Small sample size fantasy stars

These sleepers have the skills to put up big numbers with more playing time

Updated: August 17, 2013, 4:10 PM ET
By Chris Sprow | ESPN Insider

Andre BrownMark L. Baer/US PresswireAndre Brown has an uncanny gift for finding the end zone.

The No. 1 rule of small sample sizes is to remember this: It's usually a small sample size for a reason. So before you argue that a running back should play more because "He averaged 8 yards per carry!" on the 38 carries he got last season, you might want to read up to see whether he knows how to hang on to the ball, how to catch it or what an A-gap blitzer looks like.

But every year, we see a star emerge and then check the tape and the totals on a small sample size year and convince ourselves we could see it coming. And it's about traits. Brian Hartline spiked last year and we realized he was quietly effective as a deep target, and Stevan Ridley piled up carries and we noticed he had made himself extremely reliable in pass protection. Specific skills can create opportunities.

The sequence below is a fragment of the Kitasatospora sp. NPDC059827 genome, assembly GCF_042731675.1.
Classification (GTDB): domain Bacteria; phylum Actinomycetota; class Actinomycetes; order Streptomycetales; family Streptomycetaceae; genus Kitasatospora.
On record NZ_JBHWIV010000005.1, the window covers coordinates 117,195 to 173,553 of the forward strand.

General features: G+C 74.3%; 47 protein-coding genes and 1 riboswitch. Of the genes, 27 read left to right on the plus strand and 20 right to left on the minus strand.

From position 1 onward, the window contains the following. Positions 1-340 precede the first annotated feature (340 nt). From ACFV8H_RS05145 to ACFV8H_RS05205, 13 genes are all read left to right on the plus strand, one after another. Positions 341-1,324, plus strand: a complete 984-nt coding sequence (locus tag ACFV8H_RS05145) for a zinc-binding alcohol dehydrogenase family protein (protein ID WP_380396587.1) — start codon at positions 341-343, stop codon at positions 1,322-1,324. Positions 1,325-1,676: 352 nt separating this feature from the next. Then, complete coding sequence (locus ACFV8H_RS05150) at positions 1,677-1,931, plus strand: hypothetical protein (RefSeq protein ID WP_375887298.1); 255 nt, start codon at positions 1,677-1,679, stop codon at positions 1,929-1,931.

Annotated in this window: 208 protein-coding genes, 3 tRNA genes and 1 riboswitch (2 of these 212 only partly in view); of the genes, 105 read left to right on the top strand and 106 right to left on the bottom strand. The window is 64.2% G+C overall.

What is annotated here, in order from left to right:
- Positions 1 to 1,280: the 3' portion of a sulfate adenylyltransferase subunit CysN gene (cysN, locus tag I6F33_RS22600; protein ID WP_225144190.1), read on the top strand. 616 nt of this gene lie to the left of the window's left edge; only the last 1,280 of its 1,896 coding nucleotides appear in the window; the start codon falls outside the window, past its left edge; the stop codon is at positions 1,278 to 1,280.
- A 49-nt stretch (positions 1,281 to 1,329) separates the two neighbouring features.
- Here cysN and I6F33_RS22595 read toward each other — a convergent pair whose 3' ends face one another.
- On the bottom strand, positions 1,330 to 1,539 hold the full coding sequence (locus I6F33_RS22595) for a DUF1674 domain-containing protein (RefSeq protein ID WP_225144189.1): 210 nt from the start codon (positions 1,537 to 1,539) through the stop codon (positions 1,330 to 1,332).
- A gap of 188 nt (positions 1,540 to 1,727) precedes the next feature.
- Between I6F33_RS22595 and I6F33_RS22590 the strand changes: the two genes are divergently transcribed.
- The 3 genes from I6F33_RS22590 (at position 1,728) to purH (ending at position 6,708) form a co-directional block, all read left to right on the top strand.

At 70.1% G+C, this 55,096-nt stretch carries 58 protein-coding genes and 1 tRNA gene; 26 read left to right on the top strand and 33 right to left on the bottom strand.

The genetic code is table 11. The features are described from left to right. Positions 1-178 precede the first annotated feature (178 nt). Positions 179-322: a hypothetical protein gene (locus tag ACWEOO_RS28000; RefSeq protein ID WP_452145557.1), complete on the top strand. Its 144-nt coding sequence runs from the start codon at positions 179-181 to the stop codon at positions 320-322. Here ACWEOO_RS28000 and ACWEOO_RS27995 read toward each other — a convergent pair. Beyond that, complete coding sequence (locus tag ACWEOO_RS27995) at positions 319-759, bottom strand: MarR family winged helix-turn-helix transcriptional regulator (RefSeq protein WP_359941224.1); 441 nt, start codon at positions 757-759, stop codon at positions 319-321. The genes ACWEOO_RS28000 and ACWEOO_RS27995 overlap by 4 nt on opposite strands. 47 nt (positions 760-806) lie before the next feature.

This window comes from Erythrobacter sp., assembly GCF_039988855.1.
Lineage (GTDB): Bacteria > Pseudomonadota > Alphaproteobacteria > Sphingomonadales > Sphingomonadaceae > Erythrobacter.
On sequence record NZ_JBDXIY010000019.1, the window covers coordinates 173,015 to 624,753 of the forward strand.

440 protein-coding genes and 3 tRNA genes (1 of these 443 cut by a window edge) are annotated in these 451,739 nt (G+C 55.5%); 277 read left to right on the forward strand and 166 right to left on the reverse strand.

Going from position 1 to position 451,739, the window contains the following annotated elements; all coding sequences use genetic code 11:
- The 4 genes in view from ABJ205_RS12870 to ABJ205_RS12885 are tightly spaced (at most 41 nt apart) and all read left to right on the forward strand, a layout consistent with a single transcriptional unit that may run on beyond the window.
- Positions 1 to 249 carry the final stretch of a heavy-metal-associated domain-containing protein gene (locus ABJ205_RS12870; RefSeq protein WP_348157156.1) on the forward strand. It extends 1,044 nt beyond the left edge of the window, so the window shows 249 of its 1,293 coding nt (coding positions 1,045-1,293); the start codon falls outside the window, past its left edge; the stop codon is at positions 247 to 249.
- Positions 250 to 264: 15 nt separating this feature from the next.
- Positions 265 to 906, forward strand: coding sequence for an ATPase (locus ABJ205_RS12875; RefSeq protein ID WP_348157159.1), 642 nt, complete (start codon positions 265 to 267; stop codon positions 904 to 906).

With that in mind, I looked for guys with small sample sizes from 2012 who could be fantasy sleepers in 2013. Two keys:

1. No rookies. The guy had to play last year.

2. I tried to stay away from players with low totals totally due to injury, but health pops up in a few cases.

This isn't just a look at guys who could have a bigger role because of how the depth chart lines up or because of who is or isn't healthy. It's about a trait or two that could give them an edge, resulting in both increased playing time and production.

Running Backs

Parameters: No running back can be included who carried the ball more than 80 times in 2012. Essentially, we're looking at guys who saw less than a quarter of the total you're likely to see from a back labeled a workhorse.

Andre Brown, New York Giants


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